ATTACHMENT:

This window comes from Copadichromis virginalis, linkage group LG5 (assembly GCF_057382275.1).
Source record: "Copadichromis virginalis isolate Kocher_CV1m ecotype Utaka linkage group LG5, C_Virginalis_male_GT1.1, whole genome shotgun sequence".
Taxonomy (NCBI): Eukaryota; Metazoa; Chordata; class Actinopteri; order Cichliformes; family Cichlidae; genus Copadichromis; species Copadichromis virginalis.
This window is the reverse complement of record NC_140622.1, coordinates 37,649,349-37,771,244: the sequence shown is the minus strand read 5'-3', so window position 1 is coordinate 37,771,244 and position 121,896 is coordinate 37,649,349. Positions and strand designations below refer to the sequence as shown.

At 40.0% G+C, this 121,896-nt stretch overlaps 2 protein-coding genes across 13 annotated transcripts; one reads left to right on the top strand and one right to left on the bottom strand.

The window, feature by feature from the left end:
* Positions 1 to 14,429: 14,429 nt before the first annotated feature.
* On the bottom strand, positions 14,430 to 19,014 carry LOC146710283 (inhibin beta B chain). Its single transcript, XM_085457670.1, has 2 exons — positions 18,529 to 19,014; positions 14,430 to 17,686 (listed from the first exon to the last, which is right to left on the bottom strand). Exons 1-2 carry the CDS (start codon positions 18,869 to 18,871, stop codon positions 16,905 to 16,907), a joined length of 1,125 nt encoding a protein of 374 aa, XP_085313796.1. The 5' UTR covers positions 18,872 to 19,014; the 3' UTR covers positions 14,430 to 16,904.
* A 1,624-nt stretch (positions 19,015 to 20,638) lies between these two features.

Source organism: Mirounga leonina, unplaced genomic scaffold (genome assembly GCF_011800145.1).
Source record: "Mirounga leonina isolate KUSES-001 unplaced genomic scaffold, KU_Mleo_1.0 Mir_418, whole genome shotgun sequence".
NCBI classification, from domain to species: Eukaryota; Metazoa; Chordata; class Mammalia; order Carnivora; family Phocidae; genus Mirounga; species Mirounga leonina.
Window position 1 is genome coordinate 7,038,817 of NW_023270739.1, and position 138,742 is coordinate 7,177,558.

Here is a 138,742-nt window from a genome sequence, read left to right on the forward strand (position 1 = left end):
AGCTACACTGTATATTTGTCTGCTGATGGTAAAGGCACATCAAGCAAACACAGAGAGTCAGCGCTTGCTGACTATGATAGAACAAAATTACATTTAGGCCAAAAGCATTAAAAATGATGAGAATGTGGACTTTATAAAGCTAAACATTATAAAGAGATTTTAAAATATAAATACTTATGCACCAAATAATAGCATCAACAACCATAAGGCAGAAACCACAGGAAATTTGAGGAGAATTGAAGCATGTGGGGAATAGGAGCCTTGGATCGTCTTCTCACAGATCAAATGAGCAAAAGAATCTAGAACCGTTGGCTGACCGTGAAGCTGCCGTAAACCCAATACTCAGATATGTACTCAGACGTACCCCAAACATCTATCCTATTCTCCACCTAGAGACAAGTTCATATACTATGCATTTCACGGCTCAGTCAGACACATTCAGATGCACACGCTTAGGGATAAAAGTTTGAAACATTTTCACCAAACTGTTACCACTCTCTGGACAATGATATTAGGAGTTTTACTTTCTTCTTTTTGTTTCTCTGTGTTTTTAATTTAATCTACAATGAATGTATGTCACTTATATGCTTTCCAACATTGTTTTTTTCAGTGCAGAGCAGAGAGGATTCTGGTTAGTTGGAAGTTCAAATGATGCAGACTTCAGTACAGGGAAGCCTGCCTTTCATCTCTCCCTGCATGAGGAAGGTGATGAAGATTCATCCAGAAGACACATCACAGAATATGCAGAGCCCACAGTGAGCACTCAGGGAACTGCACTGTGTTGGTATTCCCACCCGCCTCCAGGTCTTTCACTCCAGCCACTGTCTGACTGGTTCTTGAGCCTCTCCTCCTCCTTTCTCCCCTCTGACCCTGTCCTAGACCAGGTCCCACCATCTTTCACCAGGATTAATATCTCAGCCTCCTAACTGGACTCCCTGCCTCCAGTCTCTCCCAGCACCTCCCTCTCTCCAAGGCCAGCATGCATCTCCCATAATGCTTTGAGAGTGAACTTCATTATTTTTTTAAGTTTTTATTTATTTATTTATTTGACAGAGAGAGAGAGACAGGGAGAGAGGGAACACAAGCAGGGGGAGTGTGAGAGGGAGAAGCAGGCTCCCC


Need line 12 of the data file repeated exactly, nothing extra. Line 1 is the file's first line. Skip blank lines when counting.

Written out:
NCBI classification, from domain to species: Eukaryota; Metazoa; Chordata; class Mammalia; order Carnivora; family Phocidae; genus Mirounga; species Mirounga leonina.